Chicago Tribune Backs Schilling: ‘Willing to Make Tough Reforms’
The Chicago Tribune has endorsed U.S. Rep. Bobby Schilling (R-Colona) over his opponent, Cheri Bustos (D-East Moline) in the race for the Illinois 17th District.
The Tribune applauded Schilling for being “willing to make tough reforms” and demonstrating that he “could take a reasoned stand and defend it.” The Tribune also argued that Schilling was the best choice because he “can help drive the federal government to fiscal solvency.”
The Tribune criticized Bustos for being “long on promises to protect social safety net programs and short on solutions.”
According to the Tribune, “Five of the 25 hottest U.S. House races in the nation are here in Illinois . . . we offer an endorsement in another one, the 17th District in northwest Illinois.
The new 17th was drawn to elect a Democrat, but the race is no sure thing. It’s a familiar situation for freshman Rep. Bobby Schilling, a Colona Republican who began his 2010 campaign as the underdog and ended up ousting incumbent Democrat Phil Hare.
This time he’s up against Cheri Bustos, a communications consultant who served on the East Moline City Council and was hand-picked by U.S. Sen. Dick Durbin, whose kids she used to baby-sit. She’s a strong campaigner, running largely on empathy: “As a working mom, I know how hard families are working in Illinois to keep their households afloat and also know that through compromise and focused problem-solving we can overcome the partisan divides.” What does that say about how she’d restructure Medicare and Social Security, both well on the way to insolvency? Not much.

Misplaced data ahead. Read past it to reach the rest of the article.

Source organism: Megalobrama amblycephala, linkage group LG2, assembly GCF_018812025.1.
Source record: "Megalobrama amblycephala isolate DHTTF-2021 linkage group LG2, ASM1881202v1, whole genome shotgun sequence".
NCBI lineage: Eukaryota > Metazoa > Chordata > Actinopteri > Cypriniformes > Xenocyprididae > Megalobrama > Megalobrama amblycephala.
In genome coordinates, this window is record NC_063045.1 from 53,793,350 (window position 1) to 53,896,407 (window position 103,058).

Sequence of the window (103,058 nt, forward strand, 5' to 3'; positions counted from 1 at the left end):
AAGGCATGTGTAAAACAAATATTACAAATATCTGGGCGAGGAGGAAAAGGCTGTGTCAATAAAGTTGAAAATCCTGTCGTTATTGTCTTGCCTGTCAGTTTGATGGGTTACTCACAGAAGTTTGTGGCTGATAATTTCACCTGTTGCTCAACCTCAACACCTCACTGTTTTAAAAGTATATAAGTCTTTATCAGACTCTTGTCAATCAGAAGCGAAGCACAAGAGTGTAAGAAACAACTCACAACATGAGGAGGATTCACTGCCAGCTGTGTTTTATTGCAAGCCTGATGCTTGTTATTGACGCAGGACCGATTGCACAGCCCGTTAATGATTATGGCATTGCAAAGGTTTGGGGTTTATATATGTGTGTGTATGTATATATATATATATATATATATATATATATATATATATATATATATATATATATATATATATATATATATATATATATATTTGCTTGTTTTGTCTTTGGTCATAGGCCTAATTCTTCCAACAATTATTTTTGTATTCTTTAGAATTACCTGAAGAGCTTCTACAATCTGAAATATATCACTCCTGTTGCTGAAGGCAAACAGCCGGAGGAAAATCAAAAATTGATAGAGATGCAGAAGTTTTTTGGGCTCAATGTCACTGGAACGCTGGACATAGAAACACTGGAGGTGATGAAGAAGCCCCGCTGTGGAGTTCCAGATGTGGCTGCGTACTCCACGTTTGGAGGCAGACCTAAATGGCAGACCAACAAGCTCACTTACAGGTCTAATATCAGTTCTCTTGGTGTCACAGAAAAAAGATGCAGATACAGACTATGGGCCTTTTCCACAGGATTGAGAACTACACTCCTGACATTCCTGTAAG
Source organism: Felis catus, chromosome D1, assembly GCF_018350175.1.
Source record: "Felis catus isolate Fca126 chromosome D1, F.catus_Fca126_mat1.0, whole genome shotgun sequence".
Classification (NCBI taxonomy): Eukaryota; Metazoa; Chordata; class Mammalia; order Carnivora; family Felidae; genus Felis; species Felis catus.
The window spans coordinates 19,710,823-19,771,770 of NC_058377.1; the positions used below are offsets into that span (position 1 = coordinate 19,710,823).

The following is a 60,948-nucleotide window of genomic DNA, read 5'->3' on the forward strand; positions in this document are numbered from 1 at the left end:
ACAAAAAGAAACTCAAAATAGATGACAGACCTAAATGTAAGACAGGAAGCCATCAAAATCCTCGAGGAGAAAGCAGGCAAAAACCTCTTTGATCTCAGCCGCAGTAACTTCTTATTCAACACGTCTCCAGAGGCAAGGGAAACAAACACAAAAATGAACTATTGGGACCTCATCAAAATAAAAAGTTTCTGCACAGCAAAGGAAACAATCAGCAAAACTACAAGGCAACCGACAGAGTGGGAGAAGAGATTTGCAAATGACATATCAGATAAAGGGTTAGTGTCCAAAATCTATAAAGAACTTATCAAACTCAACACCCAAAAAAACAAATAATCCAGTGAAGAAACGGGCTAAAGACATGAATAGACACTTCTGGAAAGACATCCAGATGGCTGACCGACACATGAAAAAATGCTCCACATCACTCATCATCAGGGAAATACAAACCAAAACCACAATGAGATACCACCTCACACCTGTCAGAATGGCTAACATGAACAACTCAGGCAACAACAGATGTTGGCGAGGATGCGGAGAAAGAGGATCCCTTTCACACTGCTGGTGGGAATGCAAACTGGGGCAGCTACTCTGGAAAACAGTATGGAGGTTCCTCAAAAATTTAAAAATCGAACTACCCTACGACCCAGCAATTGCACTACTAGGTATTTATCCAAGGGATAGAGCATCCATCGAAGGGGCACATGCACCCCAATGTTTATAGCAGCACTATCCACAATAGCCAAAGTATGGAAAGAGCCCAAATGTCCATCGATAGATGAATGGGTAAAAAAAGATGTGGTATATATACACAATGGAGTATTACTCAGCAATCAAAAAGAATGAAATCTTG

Her campaign is long on promises to protect safety net programs and short on solutions. She’s all for finding efficiencies and cutting fraud and abuse — who isn’t? — but we couldn’t get her to commit to a single cut that would reduce any actual benefits. Such are the difficult choices that Schilling has addressed, unflinchingly, for the last two years. He’s willing to make tough reforms on Medicare, Social Security, food stamps. She’s “unwilling to balance the budget on the backs of seniors and the backs of middle-class Americans.”
For all her talk of compromise, Bustos couldn’t even tell us whether she would have supported the Cooper-LaTourette budget plan — a bipartisan spending resolution that came to a House vote this year. “I can’t tell you,” she said. Then, “I’m not in Congress right now.” Then, “I don’t have a full understanding of what I would have voted on.”
Schilling didn’t have the luxury of hedging. He voted no. He said he didn’t like the bill because it didn’t address the Medicare crisis. We wish he had supported it, but at least Schilling showed he could take a reasoned stand and defend it. Schilling can help to drive the federal government to fiscal solvency. He is endorsed.